I need to filter out switching noise at the output of SMPS/DC-DC converter with an LC filter.

I have a bunch of CM chokes lying around.

Can I use a common-mode choke:

  1. with both CM windings connected in the same winding direction, to double the inductance?

  2. with one winding unused but left on core?

  3. with one winding only, with the second one unwound?

  • 2
    \$\begingroup\$ In (1) the inductance quadruples. Are you sure your noise isn't bad probing? Convince me. \$\endgroup\$
    – Andy aka
    Commented Nov 30, 2021 at 6:35
  • \$\begingroup\$ All three will saturate if you use them as you describe. Get yourself a DM choke instead. \$\endgroup\$
    – winny
    Commented Nov 30, 2021 at 7:20

1 Answer 1


Common mode chockes are not designed to carry their rated current unless the windings are connected anti-phase.

That's why CM chockes are way smaller than a similar rated inductor, I'm sorry but no free meals out there.

Trying use them like simple inductors will saturate the core, probably around one hundredths of nominal current.

  • 1
    \$\begingroup\$ As this answer covers the essential part already I'll add as a comment: It is hard to find very high inductances rated for really small currents. E.g. for signal currents a 1 mA current rating could well suffice in many situations but the smallest inductor ratings in the mH range are often >10 mA. Therefore using a series connected CMC can fill this role in a really tight space. Transformers would also work by the same logic but are often much larger. \$\endgroup\$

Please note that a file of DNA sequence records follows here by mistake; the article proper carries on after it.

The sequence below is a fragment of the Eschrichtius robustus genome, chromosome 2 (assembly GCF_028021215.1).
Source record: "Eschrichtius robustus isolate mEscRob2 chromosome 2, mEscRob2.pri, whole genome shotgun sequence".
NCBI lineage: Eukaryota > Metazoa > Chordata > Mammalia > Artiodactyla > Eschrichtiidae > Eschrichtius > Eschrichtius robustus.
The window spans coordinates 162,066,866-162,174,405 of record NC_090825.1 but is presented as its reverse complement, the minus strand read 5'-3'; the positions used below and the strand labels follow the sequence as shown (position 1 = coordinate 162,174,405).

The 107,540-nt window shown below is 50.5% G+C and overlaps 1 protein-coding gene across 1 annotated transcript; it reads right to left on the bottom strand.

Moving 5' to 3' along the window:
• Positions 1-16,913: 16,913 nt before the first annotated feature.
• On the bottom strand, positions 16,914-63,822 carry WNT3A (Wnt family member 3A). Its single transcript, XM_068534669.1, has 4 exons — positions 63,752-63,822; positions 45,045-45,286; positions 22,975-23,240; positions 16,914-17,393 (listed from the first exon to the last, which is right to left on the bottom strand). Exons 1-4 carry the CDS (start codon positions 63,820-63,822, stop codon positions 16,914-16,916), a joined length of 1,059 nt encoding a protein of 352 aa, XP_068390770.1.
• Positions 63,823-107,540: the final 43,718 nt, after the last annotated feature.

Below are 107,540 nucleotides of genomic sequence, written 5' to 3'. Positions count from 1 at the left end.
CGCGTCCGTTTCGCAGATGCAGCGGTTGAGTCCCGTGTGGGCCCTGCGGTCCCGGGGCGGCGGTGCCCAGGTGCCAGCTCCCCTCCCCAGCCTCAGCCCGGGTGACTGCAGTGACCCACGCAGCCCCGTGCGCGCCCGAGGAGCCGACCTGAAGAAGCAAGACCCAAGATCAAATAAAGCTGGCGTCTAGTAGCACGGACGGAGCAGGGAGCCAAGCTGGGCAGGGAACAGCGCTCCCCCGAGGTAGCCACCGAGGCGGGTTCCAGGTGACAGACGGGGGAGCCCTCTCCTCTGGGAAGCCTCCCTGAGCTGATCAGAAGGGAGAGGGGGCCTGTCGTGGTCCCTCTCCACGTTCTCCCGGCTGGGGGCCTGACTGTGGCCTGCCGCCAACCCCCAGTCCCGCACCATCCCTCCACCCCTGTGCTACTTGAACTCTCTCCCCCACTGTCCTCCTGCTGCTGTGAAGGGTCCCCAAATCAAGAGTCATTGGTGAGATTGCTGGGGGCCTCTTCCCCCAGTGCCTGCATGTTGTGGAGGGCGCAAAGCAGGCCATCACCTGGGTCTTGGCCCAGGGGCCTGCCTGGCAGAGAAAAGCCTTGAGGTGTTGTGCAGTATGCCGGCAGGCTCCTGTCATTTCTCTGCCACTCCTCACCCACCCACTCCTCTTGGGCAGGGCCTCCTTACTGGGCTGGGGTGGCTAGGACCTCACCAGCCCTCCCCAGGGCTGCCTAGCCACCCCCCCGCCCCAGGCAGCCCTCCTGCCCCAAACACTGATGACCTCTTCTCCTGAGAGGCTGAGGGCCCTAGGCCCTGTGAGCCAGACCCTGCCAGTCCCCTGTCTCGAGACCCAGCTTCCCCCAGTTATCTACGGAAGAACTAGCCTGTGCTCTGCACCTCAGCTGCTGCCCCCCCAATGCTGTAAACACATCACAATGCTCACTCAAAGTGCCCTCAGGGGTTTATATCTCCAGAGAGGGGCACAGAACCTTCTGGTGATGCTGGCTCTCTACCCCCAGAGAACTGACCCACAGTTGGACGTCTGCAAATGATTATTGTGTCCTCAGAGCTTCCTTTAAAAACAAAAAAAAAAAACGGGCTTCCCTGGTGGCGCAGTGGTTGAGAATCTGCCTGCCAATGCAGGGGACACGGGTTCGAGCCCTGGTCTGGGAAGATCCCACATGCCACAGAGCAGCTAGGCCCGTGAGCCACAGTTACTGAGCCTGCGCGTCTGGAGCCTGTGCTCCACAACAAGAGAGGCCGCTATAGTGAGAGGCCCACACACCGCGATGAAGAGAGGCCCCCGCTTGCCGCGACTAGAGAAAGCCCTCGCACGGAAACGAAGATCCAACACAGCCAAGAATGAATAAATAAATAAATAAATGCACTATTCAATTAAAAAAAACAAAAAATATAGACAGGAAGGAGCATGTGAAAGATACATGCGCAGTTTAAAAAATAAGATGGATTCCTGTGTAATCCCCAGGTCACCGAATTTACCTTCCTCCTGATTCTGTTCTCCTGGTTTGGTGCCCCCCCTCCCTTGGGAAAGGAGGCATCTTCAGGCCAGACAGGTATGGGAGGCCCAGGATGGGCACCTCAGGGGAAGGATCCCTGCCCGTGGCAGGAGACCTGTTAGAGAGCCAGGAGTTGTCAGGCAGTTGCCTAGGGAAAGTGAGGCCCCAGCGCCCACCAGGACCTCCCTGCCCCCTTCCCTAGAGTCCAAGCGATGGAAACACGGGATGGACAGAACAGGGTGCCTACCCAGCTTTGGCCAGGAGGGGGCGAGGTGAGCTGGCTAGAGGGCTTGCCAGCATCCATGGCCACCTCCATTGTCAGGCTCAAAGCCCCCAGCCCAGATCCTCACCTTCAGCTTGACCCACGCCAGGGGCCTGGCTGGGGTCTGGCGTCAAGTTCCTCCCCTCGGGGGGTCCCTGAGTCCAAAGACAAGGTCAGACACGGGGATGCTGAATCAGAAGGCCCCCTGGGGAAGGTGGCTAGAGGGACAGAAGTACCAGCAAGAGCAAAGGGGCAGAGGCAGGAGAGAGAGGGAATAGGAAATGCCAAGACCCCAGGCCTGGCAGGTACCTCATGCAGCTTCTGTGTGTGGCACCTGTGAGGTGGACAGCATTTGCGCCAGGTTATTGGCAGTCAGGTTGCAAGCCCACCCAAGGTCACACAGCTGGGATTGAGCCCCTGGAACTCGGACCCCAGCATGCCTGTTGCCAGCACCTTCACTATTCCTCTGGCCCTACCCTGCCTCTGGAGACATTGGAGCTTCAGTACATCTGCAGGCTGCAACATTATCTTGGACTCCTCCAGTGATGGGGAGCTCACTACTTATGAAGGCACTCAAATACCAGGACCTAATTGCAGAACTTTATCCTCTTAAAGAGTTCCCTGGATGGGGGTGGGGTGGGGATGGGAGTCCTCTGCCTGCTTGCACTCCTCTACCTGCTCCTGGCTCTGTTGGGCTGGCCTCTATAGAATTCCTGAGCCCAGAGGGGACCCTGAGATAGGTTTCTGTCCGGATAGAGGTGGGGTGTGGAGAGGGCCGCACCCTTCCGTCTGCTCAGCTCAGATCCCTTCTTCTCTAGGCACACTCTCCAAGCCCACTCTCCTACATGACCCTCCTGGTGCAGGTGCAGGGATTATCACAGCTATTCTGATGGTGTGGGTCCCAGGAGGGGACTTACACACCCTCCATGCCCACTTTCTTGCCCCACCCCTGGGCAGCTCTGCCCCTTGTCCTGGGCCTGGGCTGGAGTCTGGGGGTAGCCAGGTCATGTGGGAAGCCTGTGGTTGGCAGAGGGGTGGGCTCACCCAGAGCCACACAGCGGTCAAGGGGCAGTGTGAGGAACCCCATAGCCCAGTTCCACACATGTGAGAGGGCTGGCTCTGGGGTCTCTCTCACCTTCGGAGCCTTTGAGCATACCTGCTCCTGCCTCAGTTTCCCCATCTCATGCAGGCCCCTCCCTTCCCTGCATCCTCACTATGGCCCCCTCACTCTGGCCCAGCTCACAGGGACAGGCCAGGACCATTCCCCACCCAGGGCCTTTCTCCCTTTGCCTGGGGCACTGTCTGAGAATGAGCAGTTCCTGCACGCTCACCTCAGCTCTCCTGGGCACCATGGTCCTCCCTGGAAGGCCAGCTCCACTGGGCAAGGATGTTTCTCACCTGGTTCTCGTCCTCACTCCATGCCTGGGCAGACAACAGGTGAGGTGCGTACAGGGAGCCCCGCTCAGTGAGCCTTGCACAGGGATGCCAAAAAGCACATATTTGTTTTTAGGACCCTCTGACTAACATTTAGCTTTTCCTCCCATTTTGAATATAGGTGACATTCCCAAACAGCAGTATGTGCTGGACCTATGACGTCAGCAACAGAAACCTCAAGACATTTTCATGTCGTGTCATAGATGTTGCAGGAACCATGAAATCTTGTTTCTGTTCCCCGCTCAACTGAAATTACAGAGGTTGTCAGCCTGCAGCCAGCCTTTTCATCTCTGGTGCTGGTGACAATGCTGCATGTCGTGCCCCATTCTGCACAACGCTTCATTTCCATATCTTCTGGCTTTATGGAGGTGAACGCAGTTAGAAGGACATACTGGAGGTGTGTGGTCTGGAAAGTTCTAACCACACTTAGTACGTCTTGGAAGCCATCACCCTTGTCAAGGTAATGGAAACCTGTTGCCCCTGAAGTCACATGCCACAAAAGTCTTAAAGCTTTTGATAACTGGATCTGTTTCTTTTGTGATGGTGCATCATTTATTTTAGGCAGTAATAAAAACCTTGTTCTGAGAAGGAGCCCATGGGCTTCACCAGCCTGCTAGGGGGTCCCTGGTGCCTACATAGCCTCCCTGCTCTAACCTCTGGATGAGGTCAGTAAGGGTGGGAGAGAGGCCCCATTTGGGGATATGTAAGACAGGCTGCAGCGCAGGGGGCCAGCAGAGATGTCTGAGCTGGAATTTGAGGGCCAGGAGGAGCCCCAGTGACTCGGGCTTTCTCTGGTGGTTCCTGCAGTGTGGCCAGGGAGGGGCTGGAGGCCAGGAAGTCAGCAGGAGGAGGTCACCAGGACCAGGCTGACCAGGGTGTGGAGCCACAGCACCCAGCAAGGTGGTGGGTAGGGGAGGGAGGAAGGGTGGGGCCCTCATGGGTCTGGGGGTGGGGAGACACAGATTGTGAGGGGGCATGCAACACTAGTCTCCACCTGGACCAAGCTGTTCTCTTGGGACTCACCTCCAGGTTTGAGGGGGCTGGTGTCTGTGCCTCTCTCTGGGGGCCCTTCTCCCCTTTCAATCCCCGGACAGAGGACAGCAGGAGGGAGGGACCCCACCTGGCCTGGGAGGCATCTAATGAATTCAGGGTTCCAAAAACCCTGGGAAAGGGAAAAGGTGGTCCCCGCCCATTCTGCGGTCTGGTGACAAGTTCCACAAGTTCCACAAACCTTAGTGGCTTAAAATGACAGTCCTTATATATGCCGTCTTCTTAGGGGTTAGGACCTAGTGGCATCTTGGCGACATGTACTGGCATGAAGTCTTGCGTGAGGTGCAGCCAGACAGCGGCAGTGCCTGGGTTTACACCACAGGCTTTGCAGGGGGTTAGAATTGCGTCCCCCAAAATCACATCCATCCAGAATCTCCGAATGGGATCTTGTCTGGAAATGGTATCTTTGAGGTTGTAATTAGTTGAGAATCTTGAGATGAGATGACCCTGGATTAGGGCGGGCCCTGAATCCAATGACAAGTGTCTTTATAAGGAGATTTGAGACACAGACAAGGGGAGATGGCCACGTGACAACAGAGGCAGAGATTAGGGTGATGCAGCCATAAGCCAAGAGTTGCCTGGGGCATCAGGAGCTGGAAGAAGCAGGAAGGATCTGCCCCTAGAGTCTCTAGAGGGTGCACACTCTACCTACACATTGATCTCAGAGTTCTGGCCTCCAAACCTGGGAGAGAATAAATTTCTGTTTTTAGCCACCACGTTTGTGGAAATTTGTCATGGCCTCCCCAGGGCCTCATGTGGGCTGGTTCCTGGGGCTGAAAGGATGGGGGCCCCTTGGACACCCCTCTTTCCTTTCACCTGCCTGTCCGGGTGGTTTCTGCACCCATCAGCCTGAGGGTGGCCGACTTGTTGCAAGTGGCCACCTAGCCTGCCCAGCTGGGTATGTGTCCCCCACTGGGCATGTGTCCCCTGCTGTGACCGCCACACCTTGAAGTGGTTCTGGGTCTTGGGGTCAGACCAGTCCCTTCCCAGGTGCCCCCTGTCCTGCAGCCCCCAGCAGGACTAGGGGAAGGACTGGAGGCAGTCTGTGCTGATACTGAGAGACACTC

– tobalt
    Commented Nov 30, 2021 at 7:50
  • \$\begingroup\$ Why are then some available cm chokes presented as for example 2mH, 10A ? Does that mean 10A of current in common mode configuration but much less in dm ? \$\endgroup\$
    – Platypus
    Commented Nov 30, 2021 at 20:16
  • \$\begingroup\$ @Platypus yes exactly. That's what they are made for and that's why they are comparatively so small \$\endgroup\$
    – carloc
    Commented Nov 30, 2021 at 20:27
  • \$\begingroup\$ Thanks everyone. I learned something new. I don't remember this differential vs common mode stuff ever covered in school. Well, i guess, it is because it is actually something useful in real life. \$\endgroup\$
    – Platypus
    Commented Dec 1, 2021 at 2:51

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